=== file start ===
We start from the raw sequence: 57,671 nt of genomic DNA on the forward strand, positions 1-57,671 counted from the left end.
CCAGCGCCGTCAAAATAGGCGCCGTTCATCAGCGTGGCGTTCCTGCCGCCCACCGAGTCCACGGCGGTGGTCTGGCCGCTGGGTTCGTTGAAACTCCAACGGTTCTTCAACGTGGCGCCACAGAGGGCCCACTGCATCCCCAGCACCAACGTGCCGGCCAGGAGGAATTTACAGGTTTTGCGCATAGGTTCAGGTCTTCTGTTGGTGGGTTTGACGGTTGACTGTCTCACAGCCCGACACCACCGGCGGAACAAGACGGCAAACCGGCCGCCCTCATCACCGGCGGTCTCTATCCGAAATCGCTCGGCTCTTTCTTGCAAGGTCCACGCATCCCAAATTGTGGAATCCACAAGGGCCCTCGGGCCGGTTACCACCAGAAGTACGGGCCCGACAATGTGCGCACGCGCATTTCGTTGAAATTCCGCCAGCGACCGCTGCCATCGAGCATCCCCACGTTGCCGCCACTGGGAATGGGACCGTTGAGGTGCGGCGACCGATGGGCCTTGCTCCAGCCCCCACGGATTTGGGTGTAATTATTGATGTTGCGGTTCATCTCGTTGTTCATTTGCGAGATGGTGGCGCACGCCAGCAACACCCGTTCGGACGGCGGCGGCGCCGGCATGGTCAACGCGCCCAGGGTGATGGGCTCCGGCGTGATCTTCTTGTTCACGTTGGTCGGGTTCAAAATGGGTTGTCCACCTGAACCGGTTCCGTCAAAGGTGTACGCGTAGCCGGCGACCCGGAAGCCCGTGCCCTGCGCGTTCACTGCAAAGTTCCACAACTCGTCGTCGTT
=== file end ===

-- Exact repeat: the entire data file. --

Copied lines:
We start from the raw sequence: 57,671 nt of genomic DNA on the forward strand, positions 1-57,671 counted from the left end.
CCAGCGCCGTCAAAATAGGCGCCGTTCATCAGCGTGGCGTTCCTGCCGCCCACCGAGTCCACGGCGGTGGTCTGGCCGCTGGGTTCGTTGAAACTCCAACGGTTCTTCAACGTGGCGCCACAGAGGGCCCACTGCATCCCCAGCACCAACGTGCCGGCCAGGAGGAATTTACAGGTTTTGCGCATAGGTTCAGGTCTTCTGTTGGTGGGTTTGACGGTTGACTGTCTCACAGCCCGACACCACCGGCGGAACAAGACGGCAAACCGGCCGCCCTCATCACCGGCGGTCTCTATCCGAAATCGCTCGGCTCTTTCTTGCAAGGTCCACGCATCCCAAATTGTGGAATCCACAAGGGCCCTCGGGCCGGTTACCACCAGAAGTACGGGCCCGACAATGTGCGCACGCGCATTTCGTTGAAATTCCGCCAGCGACCGCTGCCATCGAGCATCCCCACGTTGCCGCCACTGGGAATGGGACCGTTGAGGTGCGGCGACCGATGGGCCTTGCTCCAGCCCCCACGGATTTGGGTGTAATTATTGATGTTGCGGTTCATCTCGTTGTTCATTTGCGAGATGGTGGCGCACGCCAGCAACACCCGTTCGGACGGCGGCGGCGCCGGCATGGTCAACGCGCCCAGGGTGATGGGCTCCGGCGTGATCTTCTTGTTCACGTTGGTCGGGTTCAAAATGGGTTGTCCACCTGAACCGGTTCCGTCAAAGGTGTACGCGTAGCCGGCGACCCGGAAGCCCGTGCCCTGCGCGTTCACTGCAAAGTTCCACAACTCGTCGTCGTT